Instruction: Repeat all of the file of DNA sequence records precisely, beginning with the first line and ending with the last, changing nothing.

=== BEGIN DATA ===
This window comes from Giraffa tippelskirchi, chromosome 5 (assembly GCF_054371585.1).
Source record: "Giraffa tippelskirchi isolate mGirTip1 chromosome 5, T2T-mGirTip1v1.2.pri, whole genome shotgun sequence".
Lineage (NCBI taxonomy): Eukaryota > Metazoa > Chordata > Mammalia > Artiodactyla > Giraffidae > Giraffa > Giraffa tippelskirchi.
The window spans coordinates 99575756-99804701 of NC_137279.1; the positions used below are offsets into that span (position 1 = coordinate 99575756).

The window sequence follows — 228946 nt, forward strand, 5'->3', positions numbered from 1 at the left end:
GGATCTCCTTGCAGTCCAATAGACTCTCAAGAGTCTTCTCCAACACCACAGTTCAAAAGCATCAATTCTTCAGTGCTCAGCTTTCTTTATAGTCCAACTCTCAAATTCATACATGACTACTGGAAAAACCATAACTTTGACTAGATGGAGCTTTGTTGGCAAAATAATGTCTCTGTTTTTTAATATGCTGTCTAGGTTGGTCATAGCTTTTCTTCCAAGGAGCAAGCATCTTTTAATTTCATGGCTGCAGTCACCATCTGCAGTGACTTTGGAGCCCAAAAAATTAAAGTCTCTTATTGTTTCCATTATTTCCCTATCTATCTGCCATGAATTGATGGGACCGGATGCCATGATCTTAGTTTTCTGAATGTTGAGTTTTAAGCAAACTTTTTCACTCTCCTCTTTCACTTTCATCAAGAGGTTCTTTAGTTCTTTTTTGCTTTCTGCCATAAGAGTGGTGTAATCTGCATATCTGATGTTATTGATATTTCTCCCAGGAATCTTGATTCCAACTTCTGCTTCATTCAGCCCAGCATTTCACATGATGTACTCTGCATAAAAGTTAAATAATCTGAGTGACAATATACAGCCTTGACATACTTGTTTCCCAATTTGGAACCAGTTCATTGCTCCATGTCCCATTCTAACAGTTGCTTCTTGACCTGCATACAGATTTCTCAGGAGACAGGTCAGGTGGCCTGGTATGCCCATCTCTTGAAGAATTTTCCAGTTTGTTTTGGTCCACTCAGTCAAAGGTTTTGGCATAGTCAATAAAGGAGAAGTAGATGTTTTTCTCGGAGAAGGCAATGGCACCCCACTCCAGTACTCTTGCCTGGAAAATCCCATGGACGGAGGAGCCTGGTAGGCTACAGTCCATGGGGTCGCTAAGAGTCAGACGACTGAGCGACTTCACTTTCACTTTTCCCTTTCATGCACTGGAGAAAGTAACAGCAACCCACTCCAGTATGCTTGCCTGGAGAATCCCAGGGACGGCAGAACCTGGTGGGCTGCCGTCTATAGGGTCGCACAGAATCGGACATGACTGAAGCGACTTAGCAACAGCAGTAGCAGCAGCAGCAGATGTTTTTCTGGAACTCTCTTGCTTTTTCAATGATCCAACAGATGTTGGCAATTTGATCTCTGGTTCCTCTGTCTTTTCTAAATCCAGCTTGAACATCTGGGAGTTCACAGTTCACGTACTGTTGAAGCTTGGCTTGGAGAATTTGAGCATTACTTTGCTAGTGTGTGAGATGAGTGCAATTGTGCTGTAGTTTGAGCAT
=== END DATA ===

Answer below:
This window comes from Giraffa tippelskirchi, chromosome 5 (assembly GCF_054371585.1).
Source record: "Giraffa tippelskirchi isolate mGirTip1 chromosome 5, T2T-mGirTip1v1.2.pri, whole genome shotgun sequence".
Lineage (NCBI taxonomy): Eukaryota > Metazoa > Chordata > Mammalia > Artiodactyla > Giraffidae > Giraffa > Giraffa tippelskirchi.
The window spans coordinates 99575756-99804701 of NC_137279.1; the positions used below are offsets into that span (position 1 = coordinate 99575756).

The window sequence follows — 228946 nt, forward strand, 5'->3', positions numbered from 1 at the left end:
GGATCTCCTTGCAGTCCAATAGACTCTCAAGAGTCTTCTCCAACACCACAGTTCAAAAGCATCAATTCTTCAGTGCTCAGCTTTCTTTATAGTCCAACTCTCAAATTCATACATGACTACTGGAAAAACCATAACTTTGACTAGATGGAGCTTTGTTGGCAAAATAATGTCTCTGTTTTTTAATATGCTGTCTAGGTTGGTCATAGCTTTTCTTCCAAGGAGCAAGCATCTTTTAATTTCATGGCTGCAGTCACCATCTGCAGTGACTTTGGAGCCCAAAAAATTAAAGTCTCTTATTGTTTCCATTATTTCCCTATCTATCTGCCATGAATTGATGGGACCGGATGCCATGATCTTAGTTTTCTGAATGTTGAGTTTTAAGCAAACTTTTTCACTCTCCTCTTTCACTTTCATCAAGAGGTTCTTTAGTTCTTTTTTGCTTTCTGCCATAAGAGTGGTGTAATCTGCATATCTGATGTTATTGATATTTCTCCCAGGAATCTTGATTCCAACTTCTGCTTCATTCAGCCCAGCATTTCACATGATGTACTCTGCATAAAAGTTAAATAATCTGAGTGACAATATACAGCCTTGACATACTTGTTTCCCAATTTGGAACCAGTTCATTGCTCCATGTCCCATTCTAACAGTTGCTTCTTGACCTGCATACAGATTTCTCAGGAGACAGGTCAGGTGGCCTGGTATGCCCATCTCTTGAAGAATTTTCCAGTTTGTTTTGGTCCACTCAGTCAAAGGTTTTGGCATAGTCAATAAAGGAGAAGTAGATGTTTTTCTCGGAGAAGGCAATGGCACCCCACTCCAGTACTCTTGCCTGGAAAATCCCATGGACGGAGGAGCCTGGTAGGCTACAGTCCATGGGGTCGCTAAGAGTCAGACGACTGAGCGACTTCACTTTCACTTTTCCCTTTCATGCACTGGAGAAAGTAACAGCAACCCACTCCAGTATGCTTGCCTGGAGAATCCCAGGGACGGCAGAACCTGGTGGGCTGCCGTCTATAGGGTCGCACAGAATCGGACATGACTGAAGCGACTTAGCAACAGCAGTAGCAGCAGCAGCAGATGTTTTTCTGGAACTCTCTTGCTTTTTCAATGATCCAACAGATGTTGGCAATTTGATCTCTGGTTCCTCTGTCTTTTCTAAATCCAGCTTGAACATCTGGGAGTTCACAGTTCACGTACTGTTGAAGCTTGGCTTGGAGAATTTGAGCATTACTTTGCTAGTGTGTGAGATGAGTGCAATTGTGCTGTAGTTTGAGCAT